By: Mind Key Community
We usually don’t think of our mental well-being as connected to the foods we eat. We may be inspired to eat better to slim up or tend to our physical health, but the truth is, what you eat has just as substantial an impact on your mental function. Admittedly, I’m not the best at eating nourishing foods. I’m a naturally active and productive person, and taking time to feed myself properly usually falls to the bottom of my priority list. To me, eating just seemed like another chore. That is, until I learned how important eating well and supporting a healthy gut was for my mental health. In this piece, my dear friend and holistic nutritionist Savannah Bleue gives some tips to support gut health and explains how eating well can help lower anxiety, improve brain function and lower your stress.
Supporting a healthy gut: How gut health affects mood
Anxiety is commonly misunderstood, with this belief that it’s all in your head, and if you just relax and take a deep breath you’ll be fine. Have you ever been told to “just chill”? That’s my favorite thing to hear when I’m spiraling into anxiety.
While “chilling” may nip normal anxiousness in the bud, true anxiety usually runs much deeper, all the way down to the gut.
There’s a bidirectional relationship where anxiety and stress damages the gut and a damaged gut creates anxiety and depression, and lowers resilience to stress. Creating this vicious loop and a bit of a hole that’s hard to dig yourself out of. Many mood disorders, including ADHD and OCD, can be linked with digestive issues as well. Following are my top tips to support gut healing.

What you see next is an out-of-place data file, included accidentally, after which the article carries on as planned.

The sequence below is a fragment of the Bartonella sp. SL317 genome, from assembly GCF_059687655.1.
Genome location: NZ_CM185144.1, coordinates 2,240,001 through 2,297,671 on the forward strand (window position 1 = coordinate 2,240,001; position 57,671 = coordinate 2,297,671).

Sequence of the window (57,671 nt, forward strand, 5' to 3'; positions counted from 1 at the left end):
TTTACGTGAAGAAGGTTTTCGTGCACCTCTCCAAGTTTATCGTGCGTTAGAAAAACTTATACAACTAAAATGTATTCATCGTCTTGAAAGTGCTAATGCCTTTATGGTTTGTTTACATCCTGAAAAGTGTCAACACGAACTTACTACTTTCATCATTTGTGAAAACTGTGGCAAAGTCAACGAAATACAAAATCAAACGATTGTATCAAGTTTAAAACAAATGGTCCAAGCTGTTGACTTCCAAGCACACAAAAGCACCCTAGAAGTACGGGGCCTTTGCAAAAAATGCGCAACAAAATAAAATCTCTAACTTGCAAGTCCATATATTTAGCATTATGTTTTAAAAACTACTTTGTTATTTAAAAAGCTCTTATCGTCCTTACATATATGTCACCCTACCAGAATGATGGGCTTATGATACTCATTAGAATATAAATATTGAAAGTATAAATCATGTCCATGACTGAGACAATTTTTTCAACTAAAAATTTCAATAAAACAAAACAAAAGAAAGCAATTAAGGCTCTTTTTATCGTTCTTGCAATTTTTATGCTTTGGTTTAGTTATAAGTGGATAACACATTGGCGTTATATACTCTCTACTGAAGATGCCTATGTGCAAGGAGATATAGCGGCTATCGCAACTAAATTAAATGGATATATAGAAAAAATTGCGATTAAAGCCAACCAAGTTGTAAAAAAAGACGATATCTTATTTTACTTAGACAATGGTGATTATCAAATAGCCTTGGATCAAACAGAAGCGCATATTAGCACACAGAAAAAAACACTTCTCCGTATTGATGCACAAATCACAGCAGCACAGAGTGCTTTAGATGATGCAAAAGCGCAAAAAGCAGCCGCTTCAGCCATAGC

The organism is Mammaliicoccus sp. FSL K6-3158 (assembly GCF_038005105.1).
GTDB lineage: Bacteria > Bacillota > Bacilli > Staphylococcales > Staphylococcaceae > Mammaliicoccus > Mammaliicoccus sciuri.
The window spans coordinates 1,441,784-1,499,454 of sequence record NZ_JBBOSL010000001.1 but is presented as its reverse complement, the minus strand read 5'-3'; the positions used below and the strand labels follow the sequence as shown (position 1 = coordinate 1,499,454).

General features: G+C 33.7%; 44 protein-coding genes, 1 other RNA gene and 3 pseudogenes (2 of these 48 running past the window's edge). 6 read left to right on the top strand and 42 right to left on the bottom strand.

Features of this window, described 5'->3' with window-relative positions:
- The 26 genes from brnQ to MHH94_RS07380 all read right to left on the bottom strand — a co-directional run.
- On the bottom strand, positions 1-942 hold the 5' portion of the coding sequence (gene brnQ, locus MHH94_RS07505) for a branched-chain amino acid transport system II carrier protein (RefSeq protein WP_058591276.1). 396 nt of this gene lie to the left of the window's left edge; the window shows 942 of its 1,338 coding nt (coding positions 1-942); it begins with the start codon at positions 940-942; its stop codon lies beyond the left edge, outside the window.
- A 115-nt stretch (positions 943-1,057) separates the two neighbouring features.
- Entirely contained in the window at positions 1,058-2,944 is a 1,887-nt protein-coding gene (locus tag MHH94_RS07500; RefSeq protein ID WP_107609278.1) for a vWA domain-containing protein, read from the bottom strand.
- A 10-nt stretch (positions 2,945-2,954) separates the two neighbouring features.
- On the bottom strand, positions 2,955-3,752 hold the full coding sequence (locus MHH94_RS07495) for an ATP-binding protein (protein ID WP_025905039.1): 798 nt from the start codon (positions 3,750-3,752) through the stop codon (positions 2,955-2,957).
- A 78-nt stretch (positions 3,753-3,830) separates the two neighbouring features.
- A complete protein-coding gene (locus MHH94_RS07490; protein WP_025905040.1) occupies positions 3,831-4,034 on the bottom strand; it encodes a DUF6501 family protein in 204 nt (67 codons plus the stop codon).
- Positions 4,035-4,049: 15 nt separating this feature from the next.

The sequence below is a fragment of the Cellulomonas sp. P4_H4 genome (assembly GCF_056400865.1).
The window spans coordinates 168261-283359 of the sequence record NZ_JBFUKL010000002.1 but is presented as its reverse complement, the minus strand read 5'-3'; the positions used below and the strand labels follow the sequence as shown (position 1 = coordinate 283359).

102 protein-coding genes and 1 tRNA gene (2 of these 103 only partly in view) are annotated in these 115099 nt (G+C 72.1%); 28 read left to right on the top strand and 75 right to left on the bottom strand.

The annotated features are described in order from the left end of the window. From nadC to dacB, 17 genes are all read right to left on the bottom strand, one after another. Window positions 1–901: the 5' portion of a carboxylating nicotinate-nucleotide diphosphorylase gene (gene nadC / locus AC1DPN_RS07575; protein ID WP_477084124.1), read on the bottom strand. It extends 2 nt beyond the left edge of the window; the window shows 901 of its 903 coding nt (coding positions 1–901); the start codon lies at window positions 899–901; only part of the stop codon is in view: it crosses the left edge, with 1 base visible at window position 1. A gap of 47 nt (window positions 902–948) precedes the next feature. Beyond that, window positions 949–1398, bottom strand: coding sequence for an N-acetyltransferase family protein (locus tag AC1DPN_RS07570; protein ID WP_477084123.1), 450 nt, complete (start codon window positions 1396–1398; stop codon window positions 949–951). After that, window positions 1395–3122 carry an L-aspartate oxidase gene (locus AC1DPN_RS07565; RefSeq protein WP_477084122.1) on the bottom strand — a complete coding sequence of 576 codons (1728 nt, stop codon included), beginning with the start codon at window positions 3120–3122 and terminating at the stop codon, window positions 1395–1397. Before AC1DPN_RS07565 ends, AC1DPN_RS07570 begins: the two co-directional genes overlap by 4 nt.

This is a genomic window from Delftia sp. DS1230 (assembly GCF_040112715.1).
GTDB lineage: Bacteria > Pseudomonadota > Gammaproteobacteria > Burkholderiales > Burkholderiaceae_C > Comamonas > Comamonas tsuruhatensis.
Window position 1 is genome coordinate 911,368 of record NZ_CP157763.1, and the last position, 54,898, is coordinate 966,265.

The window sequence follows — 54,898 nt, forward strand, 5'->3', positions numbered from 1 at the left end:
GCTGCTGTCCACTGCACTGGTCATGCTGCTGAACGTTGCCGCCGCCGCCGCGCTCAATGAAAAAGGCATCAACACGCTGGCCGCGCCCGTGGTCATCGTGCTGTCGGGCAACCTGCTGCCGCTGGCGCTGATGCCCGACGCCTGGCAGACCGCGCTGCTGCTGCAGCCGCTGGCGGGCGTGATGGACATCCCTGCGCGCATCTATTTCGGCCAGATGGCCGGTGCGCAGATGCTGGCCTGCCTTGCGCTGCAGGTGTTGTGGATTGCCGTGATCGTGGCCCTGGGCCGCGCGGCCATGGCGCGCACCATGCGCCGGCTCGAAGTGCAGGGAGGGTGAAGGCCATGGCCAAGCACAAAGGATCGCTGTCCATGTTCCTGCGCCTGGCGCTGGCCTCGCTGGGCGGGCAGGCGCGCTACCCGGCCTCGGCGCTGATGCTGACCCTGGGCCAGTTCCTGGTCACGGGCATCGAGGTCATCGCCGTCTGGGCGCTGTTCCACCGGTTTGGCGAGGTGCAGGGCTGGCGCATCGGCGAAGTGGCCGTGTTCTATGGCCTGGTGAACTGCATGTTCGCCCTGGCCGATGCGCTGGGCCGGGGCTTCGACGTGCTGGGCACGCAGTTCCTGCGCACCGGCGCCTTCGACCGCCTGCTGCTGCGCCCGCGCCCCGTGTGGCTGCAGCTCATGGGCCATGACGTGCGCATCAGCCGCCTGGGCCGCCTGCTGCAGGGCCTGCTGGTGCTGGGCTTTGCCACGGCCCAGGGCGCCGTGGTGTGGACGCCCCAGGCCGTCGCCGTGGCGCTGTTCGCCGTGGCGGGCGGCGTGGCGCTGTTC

1. Eat a whole food diet
This means eating foods as close to their natural form as possible, primarily fresh vegetables, fruits, nuts, seeds, herbs, spices, with some wild fish, and pasture raised, grass fed meat and eggs. Eating a diet revolving around whole foods also naturally increases fiber intake — more on this in a moment!
2. Avoid antibiotics and synthetic drugs
Sometimes we need these, but many people are on nonessential antibiotics and synthetic drugs. Antibiotics wipe out good bacteria, and it’s not as simple as just taking a probiotic to reinoculate the gut. It takes time, and often there’s lasting negative changes.
Synthetic drugs including aspirin and ibuprofen can break down the gut lining. Birth control negatively alters….